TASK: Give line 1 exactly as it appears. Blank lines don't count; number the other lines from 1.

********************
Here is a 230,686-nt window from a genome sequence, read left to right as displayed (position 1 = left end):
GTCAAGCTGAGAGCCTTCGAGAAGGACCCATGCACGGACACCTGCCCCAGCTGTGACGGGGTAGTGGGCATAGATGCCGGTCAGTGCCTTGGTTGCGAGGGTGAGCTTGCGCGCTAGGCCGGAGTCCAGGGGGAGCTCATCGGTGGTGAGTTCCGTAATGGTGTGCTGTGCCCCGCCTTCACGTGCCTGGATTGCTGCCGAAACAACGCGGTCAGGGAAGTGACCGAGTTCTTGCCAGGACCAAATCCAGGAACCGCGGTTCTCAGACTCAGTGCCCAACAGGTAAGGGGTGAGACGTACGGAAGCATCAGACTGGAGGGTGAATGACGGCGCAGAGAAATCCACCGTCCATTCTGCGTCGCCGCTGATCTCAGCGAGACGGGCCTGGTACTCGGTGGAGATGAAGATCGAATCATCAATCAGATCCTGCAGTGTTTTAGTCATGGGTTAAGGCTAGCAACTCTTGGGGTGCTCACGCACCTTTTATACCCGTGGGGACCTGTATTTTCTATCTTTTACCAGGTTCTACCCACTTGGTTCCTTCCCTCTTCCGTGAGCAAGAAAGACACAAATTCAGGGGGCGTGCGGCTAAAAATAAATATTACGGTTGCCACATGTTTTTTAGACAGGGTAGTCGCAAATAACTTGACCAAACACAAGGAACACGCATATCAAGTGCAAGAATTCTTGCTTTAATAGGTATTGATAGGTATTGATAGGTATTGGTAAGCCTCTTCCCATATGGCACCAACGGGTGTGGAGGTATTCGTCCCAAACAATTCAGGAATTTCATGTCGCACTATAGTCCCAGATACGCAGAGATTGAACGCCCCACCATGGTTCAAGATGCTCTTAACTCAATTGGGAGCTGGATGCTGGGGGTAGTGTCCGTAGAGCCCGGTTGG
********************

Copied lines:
Here is a 230,686-nt window from a genome sequence, read left to right as displayed (position 1 = left end):